Perseverance Is Essential

Sometimes you have to look long and hard to discover something new. You believe it’s there, but it takes perseverance to prove you’re right.

Dr. Kazimierz Kordylewski, 1964

A Polish astronomer named Kazimierz Kordylewski had such a belief about extra moons that he thought might be orbiting the Earth. He persisted in his search with amazing determination.

Astronomers have studied planets orbiting the Sun for centuries.  They used Newton’s law of gravity to predict that for each orbit, there are five locations where the gravity forces balance out. They’re called “Lagrange points” (named for the mathematician who figured this out).  At two Lagrange points of a planet’s orbit, when an object in space finds its way there, it stays there—it’s found a home in space.

Astronomers started looking at Lagrange points for planets orbiting in the Sun. In 1906, an asteroid was discovered at one of Jupiter’s Lagrange points.  Since then, thousands more have been found at the Lagrange points for Jupiter, and some for other planets as well.

Dr. Kordylewski wondered if the same thing could happen for the Moon’s orbit around the Earth. In 1951, he started observing Lagrange points of the Moon’s orbit, looking for small, undiscovered moons.  But he had no success. Then another scientist suggested that he look for things even smaller. If there were no mini-moons at the Moon’s Lagrange points, maybe he could find clouds of dust –like “dusty moons.”   

So Dr. Kordylewski started again. He made observations from Mount Lomnica and Mount Kasprowy in central Europe. He finally detected the dust clouds he was looking for in 1956. But the clouds were very faint. It wasn’t until five years later that he had the equipment and developed the techniques to get photos. Finally, in 1961—10 years after he started—he published his results.

Still, many other astronomers weren’t able to repeat his observations. The existence of these “Kordylewski clouds” was disputed for more than 60 years. At last, in 2018, the existence of the Kordylewski clouds was confirmed, as reported by the Royal Astronomical Society.

Look at the moon orbiting the Earth in the window below. If you click on the “Discover!” button, you’ll see where Dr. Kordylewski discovered a “moon” of dust.

 


Like Dr. Kordylewski, you may need to work for a long time to reach your goals. And like him, you may need to push back and be steadfast when others don’t agree with what you believe, do, or say. You may see something that others don’t see. Maybe it’s a good quality in someone that others have overlooked, and it makes you want to reach out and be friends with that person.  Maybe you dream of doing something that others think is impossible—whether it’s traveling to Mars or discovering a cure for cancer.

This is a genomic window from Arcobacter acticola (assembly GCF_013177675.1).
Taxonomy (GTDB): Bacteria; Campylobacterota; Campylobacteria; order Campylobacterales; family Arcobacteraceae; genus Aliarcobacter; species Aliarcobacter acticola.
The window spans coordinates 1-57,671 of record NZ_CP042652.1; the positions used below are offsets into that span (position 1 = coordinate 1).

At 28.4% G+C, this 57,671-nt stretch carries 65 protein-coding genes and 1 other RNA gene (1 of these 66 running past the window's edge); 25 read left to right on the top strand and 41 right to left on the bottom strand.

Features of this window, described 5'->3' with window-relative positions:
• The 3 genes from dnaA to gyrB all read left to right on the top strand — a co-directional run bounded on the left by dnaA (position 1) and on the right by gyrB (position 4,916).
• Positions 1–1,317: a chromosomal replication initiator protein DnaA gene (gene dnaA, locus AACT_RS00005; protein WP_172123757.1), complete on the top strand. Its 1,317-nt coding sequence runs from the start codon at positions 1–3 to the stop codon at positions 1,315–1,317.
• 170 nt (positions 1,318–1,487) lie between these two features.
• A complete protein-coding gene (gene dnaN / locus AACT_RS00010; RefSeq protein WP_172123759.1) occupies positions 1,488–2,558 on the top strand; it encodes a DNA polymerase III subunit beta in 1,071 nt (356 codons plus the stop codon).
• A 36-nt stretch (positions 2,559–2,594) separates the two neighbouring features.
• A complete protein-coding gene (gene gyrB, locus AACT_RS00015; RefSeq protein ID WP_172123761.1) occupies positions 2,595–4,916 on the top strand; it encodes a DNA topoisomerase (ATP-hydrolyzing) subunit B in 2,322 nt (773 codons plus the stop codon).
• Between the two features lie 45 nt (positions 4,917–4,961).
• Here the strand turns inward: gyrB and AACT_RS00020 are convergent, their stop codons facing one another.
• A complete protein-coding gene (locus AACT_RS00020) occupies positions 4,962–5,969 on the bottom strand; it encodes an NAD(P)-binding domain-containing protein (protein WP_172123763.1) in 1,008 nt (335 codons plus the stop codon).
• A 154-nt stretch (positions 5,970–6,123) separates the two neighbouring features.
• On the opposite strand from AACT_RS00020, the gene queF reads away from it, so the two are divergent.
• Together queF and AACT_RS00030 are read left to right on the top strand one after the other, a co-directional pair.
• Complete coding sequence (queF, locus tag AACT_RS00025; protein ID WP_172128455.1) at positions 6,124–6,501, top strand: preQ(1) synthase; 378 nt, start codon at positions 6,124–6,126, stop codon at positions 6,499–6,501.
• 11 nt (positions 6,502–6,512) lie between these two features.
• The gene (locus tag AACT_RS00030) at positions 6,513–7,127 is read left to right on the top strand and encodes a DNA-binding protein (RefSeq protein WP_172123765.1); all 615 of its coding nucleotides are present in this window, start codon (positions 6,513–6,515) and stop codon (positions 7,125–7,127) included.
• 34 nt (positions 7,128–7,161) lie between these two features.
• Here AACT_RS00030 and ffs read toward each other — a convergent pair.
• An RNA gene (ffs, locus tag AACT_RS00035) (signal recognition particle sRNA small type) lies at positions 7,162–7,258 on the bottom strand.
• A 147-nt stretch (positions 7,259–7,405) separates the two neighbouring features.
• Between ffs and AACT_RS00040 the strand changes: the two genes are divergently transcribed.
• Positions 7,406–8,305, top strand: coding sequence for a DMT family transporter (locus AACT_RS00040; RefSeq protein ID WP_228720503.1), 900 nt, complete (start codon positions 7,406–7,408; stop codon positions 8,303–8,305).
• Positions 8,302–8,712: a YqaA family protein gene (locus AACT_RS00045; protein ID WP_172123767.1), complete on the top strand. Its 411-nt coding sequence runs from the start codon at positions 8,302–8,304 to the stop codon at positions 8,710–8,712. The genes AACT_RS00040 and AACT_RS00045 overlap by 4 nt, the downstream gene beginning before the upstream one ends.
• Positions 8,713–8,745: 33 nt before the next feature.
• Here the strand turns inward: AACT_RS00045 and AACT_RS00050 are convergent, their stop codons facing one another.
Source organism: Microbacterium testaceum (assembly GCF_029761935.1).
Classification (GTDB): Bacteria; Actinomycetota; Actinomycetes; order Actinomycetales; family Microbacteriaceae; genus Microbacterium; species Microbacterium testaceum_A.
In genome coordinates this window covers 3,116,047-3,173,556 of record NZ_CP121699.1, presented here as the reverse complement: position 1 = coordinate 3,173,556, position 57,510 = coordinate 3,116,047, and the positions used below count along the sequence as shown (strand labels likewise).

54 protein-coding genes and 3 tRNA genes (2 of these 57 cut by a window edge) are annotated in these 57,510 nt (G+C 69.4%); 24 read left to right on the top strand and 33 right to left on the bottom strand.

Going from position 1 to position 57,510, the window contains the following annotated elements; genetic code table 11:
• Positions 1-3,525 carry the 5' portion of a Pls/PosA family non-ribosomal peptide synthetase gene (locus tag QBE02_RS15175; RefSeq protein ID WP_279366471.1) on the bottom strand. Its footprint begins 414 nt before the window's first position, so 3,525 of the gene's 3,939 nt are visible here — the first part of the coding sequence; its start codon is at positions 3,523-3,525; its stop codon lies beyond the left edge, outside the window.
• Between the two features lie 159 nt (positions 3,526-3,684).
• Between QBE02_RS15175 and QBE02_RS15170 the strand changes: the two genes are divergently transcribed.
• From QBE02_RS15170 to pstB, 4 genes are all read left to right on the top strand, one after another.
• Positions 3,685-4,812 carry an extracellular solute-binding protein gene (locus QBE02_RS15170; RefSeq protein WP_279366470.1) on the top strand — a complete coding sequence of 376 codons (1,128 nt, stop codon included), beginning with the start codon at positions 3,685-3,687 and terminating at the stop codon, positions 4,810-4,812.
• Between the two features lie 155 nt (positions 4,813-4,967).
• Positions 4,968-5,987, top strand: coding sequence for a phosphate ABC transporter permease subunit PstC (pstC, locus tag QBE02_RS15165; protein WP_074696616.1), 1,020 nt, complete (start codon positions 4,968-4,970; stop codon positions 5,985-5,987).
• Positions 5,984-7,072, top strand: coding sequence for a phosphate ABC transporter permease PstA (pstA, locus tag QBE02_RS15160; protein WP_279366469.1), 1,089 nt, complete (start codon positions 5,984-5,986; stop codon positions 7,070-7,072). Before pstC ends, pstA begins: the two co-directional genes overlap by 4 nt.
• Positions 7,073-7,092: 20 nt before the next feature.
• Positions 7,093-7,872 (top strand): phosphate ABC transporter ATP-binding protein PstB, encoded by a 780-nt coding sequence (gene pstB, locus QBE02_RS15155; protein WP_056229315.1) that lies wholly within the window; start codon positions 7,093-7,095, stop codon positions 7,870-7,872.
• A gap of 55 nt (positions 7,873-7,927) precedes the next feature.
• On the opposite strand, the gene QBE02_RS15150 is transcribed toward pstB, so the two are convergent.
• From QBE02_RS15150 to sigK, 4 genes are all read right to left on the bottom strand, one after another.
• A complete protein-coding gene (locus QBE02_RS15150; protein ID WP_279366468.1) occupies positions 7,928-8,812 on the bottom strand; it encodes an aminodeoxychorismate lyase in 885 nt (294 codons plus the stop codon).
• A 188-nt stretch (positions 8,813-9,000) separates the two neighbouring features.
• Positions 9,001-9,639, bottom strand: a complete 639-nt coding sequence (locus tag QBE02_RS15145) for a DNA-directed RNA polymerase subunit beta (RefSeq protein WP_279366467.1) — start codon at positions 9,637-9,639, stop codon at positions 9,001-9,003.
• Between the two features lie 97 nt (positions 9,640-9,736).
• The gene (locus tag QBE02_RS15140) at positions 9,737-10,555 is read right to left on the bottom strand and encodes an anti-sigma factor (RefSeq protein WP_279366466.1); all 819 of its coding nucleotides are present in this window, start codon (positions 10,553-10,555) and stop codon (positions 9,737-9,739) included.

Two qualities that can help you are perseverance and steadfastness. ‘Abdu’l-Bahá said, “Perseverance is an essential condition. In every project firmness and steadfastness will undoubtedly lead to good results; otherwise it will exist for some days, and then be discontinued.”


Here are some suggestions to help you persevere in your efforts:

  • Use your imagination to clearly picture what you are trying to achieve.
  • Prepare yourself by learning the necessary knowledge and skills. Take it one step at a time, and celebrate as you develop your abilities.
  • Learn from your setbacks – rather than being discouraged, stay positive and think about what you can do differently.
  • Be willing to turn to others for help. Your friends, parents, relatives, and teachers may have ideas, advice, or encouragement that can assist you.
  • Remember the examples of others who went through hardships before they succeeded. Every triumphant inventor, scientist, artist, or athlete learned through struggle.
  • Pray for assistance, and then act!

When things don’t go your way, remember Dr. Kordylewski and his long search for something no one else could find. And try, try again!

 

Dr. Steve Scotti is Brilliant Star’s STEM Education Advisor and a research engineer at NASA Langley Research Center in Virginia, U.S. He works to develop lighter, stronger materials and structures for aircraft and spacecraft. Watching the first astronaut launched into space inspired his interest in space exploration, and he enjoys sharing his enthusiasm about science and space with kids.

 

Illustration: NASA

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